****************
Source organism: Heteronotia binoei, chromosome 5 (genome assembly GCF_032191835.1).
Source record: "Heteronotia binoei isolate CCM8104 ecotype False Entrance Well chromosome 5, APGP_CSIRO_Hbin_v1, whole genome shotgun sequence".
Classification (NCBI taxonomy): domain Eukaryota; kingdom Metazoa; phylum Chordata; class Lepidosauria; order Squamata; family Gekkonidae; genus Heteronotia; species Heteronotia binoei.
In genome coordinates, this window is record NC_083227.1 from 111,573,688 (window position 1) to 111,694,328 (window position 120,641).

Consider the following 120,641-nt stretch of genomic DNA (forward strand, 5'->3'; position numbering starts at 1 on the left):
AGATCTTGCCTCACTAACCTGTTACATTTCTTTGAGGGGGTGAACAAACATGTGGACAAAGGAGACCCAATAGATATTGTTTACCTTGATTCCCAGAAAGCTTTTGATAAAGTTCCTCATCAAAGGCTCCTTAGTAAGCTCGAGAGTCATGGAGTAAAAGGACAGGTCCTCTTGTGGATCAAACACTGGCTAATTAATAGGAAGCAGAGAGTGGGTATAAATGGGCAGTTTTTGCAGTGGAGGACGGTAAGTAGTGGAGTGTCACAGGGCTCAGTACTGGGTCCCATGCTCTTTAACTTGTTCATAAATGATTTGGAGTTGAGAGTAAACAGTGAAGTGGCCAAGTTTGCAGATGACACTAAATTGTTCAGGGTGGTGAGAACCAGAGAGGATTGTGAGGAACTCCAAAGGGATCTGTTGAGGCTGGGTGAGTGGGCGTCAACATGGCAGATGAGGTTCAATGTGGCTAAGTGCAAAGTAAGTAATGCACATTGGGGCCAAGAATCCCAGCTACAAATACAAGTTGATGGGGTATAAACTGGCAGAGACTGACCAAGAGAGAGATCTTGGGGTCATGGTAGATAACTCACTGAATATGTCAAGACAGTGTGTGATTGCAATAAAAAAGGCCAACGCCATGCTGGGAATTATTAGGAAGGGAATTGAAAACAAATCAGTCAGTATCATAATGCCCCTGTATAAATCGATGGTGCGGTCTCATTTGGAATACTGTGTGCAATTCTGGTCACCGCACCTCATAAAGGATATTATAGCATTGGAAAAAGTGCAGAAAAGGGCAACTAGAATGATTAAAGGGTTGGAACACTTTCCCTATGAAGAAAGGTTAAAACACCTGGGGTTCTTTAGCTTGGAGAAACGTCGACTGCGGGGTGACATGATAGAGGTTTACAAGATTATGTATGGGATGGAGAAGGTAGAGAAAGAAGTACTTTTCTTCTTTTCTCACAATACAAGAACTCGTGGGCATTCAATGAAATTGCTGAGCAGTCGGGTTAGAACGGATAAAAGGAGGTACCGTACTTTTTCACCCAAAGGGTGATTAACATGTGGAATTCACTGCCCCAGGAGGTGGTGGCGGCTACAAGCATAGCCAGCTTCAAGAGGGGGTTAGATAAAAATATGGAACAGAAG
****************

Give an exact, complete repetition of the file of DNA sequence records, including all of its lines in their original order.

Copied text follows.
Source organism: Heteronotia binoei, chromosome 5 (genome assembly GCF_032191835.1).
Source record: "Heteronotia binoei isolate CCM8104 ecotype False Entrance Well chromosome 5, APGP_CSIRO_Hbin_v1, whole genome shotgun sequence".
Classification (NCBI taxonomy): domain Eukaryota; kingdom Metazoa; phylum Chordata; class Lepidosauria; order Squamata; family Gekkonidae; genus Heteronotia; species Heteronotia binoei.
In genome coordinates, this window is record NC_083227.1 from 111,573,688 (window position 1) to 111,694,328 (window position 120,641).

Consider the following 120,641-nt stretch of genomic DNA (forward strand, 5'->3'; position numbering starts at 1 on the left):
AGATCTTGCCTCACTAACCTGTTACATTTCTTTGAGGGGGTGAACAAACATGTGGACAAAGGAGACCCAATAGATATTGTTTACCTTGATTCCCAGAAAGCTTTTGATAAAGTTCCTCATCAAAGGCTCCTTAGTAAGCTCGAGAGTCATGGAGTAAAAGGACAGGTCCTCTTGTGGATCAAACACTGGCTAATTAATAGGAAGCAGAGAGTGGGTATAAATGGGCAGTTTTTGCAGTGGAGGACGGTAAGTAGTGGAGTGTCACAGGGCTCAGTACTGGGTCCCATGCTCTTTAACTTGTTCATAAATGATTTGGAGTTGAGAGTAAACAGTGAAGTGGCCAAGTTTGCAGATGACACTAAATTGTTCAGGGTGGTGAGAACCAGAGAGGATTGTGAGGAACTCCAAAGGGATCTGTTGAGGCTGGGTGAGTGGGCGTCAACATGGCAGATGAGGTTCAATGTGGCTAAGTGCAAAGTAAGTAATGCACATTGGGGCCAAGAATCCCAGCTACAAATACAAGTTGATGGGGTATAAACTGGCAGAGACTGACCAAGAGAGAGATCTTGGGGTCATGGTAGATAACTCACTGAATATGTCAAGACAGTGTGTGATTGCAATAAAAAAGGCCAACGCCATGCTGGGAATTATTAGGAAGGGAATTGAAAACAAATCAGTCAGTATCATAATGCCCCTGTATAAATCGATGGTGCGGTCTCATTTGGAATACTGTGTGCAATTCTGGTCACCGCACCTCATAAAGGATATTATAGCATTGGAAAAAGTGCAGAAAAGGGCAACTAGAATGATTAAAGGGTTGGAACACTTTCCCTATGAAGAAAGGTTAAAACACCTGGGGTTCTTTAGCTTGGAGAAACGTCGACTGCGGGGTGACATGATAGAGGTTTACAAGATTATGTATGGGATGGAGAAGGTAGAGAAAGAAGTACTTTTCTTCTTTTCTCACAATACAAGAACTCGTGGGCATTCAATGAAATTGCTGAGCAGTCGGGTTAGAACGGATAAAAGGAGGTACCGTACTTTTTCACCCAAAGGGTGATTAACATGTGGAATTCACTGCCCCAGGAGGTGGTGGCGGCTACAAGCATAGCCAGCTTCAAGAGGGGGTTAGATAAAAATATGGAACAGAAG